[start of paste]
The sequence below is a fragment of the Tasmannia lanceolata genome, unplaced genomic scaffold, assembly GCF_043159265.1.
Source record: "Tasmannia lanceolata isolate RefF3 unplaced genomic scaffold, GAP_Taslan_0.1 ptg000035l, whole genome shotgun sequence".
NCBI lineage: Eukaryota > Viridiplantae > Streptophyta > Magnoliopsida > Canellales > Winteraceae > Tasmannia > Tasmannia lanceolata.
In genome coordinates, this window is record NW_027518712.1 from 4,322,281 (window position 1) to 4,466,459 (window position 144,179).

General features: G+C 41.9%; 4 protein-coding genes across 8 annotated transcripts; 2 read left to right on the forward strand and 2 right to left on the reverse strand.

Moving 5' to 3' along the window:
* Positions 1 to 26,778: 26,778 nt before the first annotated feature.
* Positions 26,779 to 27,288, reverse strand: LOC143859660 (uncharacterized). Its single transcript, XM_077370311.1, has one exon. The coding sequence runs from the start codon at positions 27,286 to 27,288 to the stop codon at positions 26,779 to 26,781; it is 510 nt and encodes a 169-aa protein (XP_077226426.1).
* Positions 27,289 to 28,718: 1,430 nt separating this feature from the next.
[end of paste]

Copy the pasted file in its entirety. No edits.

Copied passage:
The sequence below is a fragment of the Tasmannia lanceolata genome, unplaced genomic scaffold, assembly GCF_043159265.1.
Source record: "Tasmannia lanceolata isolate RefF3 unplaced genomic scaffold, GAP_Taslan_0.1 ptg000035l, whole genome shotgun sequence".
NCBI lineage: Eukaryota > Viridiplantae > Streptophyta > Magnoliopsida > Canellales > Winteraceae > Tasmannia > Tasmannia lanceolata.
In genome coordinates, this window is record NW_027518712.1 from 4,322,281 (window position 1) to 4,466,459 (window position 144,179).

General features: G+C 41.9%; 4 protein-coding genes across 8 annotated transcripts; 2 read left to right on the forward strand and 2 right to left on the reverse strand.

Moving 5' to 3' along the window:
* Positions 1 to 26,778: 26,778 nt before the first annotated feature.
* Positions 26,779 to 27,288, reverse strand: LOC143859660 (uncharacterized). Its single transcript, XM_077370311.1, has one exon. The coding sequence runs from the start codon at positions 27,286 to 27,288 to the stop codon at positions 26,779 to 26,781; it is 510 nt and encodes a 169-aa protein (XP_077226426.1).
* Positions 27,289 to 28,718: 1,430 nt separating this feature from the next.